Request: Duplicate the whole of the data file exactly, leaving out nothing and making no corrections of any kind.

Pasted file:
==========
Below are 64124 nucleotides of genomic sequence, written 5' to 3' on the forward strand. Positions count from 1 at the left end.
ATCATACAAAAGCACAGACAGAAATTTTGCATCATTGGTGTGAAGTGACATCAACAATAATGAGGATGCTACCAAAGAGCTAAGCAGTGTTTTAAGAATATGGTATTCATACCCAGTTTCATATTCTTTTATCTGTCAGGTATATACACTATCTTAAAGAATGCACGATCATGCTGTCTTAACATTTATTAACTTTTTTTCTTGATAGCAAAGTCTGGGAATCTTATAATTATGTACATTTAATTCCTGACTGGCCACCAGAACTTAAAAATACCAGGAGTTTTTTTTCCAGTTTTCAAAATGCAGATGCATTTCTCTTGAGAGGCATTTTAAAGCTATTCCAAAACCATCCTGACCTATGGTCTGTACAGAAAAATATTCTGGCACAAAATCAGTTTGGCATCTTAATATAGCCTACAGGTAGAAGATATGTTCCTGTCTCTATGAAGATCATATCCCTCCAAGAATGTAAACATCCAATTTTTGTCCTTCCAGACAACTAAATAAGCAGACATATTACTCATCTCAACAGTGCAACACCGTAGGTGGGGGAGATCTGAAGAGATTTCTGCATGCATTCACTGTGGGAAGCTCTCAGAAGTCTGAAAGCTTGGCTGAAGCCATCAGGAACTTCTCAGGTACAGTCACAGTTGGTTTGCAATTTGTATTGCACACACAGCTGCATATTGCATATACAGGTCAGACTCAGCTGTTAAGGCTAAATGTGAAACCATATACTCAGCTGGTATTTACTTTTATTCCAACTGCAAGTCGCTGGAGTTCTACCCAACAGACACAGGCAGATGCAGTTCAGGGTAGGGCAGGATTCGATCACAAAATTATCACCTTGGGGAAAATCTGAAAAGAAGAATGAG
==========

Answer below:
Below are 64124 nucleotides of genomic sequence, written 5' to 3' on the forward strand. Positions count from 1 at the left end.
ATCATACAAAAGCACAGACAGAAATTTTGCATCATTGGTGTGAAGTGACATCAACAATAATGAGGATGCTACCAAAGAGCTAAGCAGTGTTTTAAGAATATGGTATTCATACCCAGTTTCATATTCTTTTATCTGTCAGGTATATACACTATCTTAAAGAATGCACGATCATGCTGTCTTAACATTTATTAACTTTTTTTCTTGATAGCAAAGTCTGGGAATCTTATAATTATGTACATTTAATTCCTGACTGGCCACCAGAACTTAAAAATACCAGGAGTTTTTTTTCCAGTTTTCAAAATGCAGATGCATTTCTCTTGAGAGGCATTTTAAAGCTATTCCAAAACCATCCTGACCTATGGTCTGTACAGAAAAATATTCTGGCACAAAATCAGTTTGGCATCTTAATATAGCCTACAGGTAGAAGATATGTTCCTGTCTCTATGAAGATCATATCCCTCCAAGAATGTAAACATCCAATTTTTGTCCTTCCAGACAACTAAATAAGCAGACATATTACTCATCTCAACAGTGCAACACCGTAGGTGGGGGAGATCTGAAGAGATTTCTGCATGCATTCACTGTGGGAAGCTCTCAGAAGTCTGAAAGCTTGGCTGAAGCCATCAGGAACTTCTCAGGTACAGTCACAGTTGGTTTGCAATTTGTATTGCACACACAGCTGCATATTGCATATACAGGTCAGACTCAGCTGTTAAGGCTAAATGTGAAACCATATACTCAGCTGGTATTTACTTTTATTCCAACTGCAAGTCGCTGGAGTTCTACCCAACAGACACAGGCAGATGCAGTTCAGGGTAGGGCAGGATTCGATCACAAAATTATCACCTTGGGGAAAATCTGAAAAGAAGAATGAG